While relatively short, a recent Third Court of Appeals memorandum decision is rife with lessons for attorneys defending favorable summary judgments made on superseded motions. The dispute in Larivee v. Louis meant to center on tenant-landlord issues concerning a carpet’s condition. Unfortunately, especially for the appellant, the case’s procedural posture forced the Third Court to focus on superseded or “dead” motions and preserving appellate grounds. The opinion, however, provides lessons that can benefit other attorneys experiencing similar circumstances.
The Cates Effect
Before jumping into the lessons, some background is in order. The Third Court began its analysis by highlighting that the complained-about judgment specifically granted relief on a “dead” no-evidence motion. The motion was “dead” because the moving party had filed an amended motion seeking both no-evidence and traditional summary judgment. The amended motion had, therefore, already superseded the original motion when the trial court issued summary judgment on the original no-evidence motion. The Third Court then considered whether the rule contained in Cincinnati Life Insurance Co. v. Cates would apply, allowing the Court to potentially examine whether the grounds in the live motion would still support summary judgment. The appellant, however, had relied solely on the live motion’s no-evidence grounds and did not preserve the traditional summary judgment grounds. The appellant also seemed to misapprehend the summary-judgment standards of review. Because the no-evidence grounds would not support the judgment, the Third Court reversed the judgment and remanded the case.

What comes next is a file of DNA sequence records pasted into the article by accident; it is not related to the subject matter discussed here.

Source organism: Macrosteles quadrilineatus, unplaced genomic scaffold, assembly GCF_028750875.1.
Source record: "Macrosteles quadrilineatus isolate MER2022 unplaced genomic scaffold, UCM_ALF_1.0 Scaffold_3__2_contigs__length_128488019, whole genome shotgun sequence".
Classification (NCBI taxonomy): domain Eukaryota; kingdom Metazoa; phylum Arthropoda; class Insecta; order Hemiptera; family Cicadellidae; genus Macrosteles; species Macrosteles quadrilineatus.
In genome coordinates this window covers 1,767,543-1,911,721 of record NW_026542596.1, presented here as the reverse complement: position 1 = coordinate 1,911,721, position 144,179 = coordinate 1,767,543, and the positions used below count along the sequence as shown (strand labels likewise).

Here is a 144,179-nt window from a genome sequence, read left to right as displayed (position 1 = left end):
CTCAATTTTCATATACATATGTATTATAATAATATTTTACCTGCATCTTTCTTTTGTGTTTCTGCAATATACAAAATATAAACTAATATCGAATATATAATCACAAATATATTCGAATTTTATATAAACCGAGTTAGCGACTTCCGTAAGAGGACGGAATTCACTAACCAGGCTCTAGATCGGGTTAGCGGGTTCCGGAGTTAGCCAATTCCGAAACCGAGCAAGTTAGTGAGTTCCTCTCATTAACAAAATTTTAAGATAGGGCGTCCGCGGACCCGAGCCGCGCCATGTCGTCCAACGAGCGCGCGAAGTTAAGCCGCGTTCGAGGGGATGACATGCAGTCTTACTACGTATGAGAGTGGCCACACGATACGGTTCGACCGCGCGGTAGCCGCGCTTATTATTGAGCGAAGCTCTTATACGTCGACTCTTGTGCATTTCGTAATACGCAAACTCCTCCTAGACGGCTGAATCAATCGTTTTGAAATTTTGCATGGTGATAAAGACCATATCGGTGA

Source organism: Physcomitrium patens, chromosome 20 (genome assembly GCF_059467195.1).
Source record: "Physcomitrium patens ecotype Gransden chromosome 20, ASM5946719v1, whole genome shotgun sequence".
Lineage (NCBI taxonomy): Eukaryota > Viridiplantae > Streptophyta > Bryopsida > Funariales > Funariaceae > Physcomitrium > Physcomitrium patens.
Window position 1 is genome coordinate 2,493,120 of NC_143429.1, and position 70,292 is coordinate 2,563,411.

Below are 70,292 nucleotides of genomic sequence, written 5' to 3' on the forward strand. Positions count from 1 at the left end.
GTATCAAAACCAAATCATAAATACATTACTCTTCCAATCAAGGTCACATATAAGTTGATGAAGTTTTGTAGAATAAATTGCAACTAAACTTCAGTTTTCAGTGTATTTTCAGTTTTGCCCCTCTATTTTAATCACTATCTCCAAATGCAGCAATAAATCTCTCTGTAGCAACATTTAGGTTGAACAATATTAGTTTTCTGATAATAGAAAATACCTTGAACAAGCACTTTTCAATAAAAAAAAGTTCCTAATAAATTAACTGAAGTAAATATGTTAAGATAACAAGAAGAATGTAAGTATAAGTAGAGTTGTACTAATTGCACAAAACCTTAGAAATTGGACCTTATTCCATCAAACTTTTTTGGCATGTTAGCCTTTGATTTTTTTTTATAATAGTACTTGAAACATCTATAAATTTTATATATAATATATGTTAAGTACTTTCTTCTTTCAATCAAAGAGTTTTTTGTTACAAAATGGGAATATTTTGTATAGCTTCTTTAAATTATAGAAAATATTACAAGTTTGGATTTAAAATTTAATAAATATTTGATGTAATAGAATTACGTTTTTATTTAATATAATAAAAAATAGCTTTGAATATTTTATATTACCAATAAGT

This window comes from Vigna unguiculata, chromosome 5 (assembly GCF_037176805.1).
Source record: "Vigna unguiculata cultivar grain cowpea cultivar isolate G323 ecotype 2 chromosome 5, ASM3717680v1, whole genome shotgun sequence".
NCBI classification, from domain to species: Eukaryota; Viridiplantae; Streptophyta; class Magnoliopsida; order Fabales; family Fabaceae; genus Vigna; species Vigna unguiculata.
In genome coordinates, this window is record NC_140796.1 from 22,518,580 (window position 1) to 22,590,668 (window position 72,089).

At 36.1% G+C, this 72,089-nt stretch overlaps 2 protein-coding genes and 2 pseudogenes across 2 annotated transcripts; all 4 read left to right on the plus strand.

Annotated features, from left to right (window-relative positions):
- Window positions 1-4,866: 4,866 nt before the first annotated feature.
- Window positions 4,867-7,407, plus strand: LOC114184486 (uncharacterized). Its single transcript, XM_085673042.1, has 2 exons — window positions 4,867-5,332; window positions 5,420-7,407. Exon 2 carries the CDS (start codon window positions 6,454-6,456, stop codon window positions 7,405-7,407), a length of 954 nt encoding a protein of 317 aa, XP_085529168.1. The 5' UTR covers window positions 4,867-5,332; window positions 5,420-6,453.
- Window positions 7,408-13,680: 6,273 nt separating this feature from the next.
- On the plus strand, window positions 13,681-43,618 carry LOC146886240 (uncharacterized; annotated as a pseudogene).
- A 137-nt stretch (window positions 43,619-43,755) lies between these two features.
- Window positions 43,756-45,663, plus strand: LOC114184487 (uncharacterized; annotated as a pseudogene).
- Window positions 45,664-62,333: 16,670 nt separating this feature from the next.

Reviving the Dead Motion
The lessons here abound. First, if attorneys want to potentially avoid these situations altogether, they should assist the trial court in drafting an order that clearly refers to the live motion when granting summary judgment. Second, the rule in Cates seems alive and well in the Third and some of its sister appellate courts. So, when defending the summary-judgment order on appeal, preserve and argue the grounds made in both the live and the superseded motions. Use Cates to your advantage and argue that resolving the points untouched upon by the trial court promotes judicial economy. Lastly, utilize and apply the proper summary-judgment standards of review when defending these orders. By doing so, you should be able to functionally revive a “dead” motion and preserve a favorable judgment without returning to the trial court.
Image courtesy of Flickr by Simon.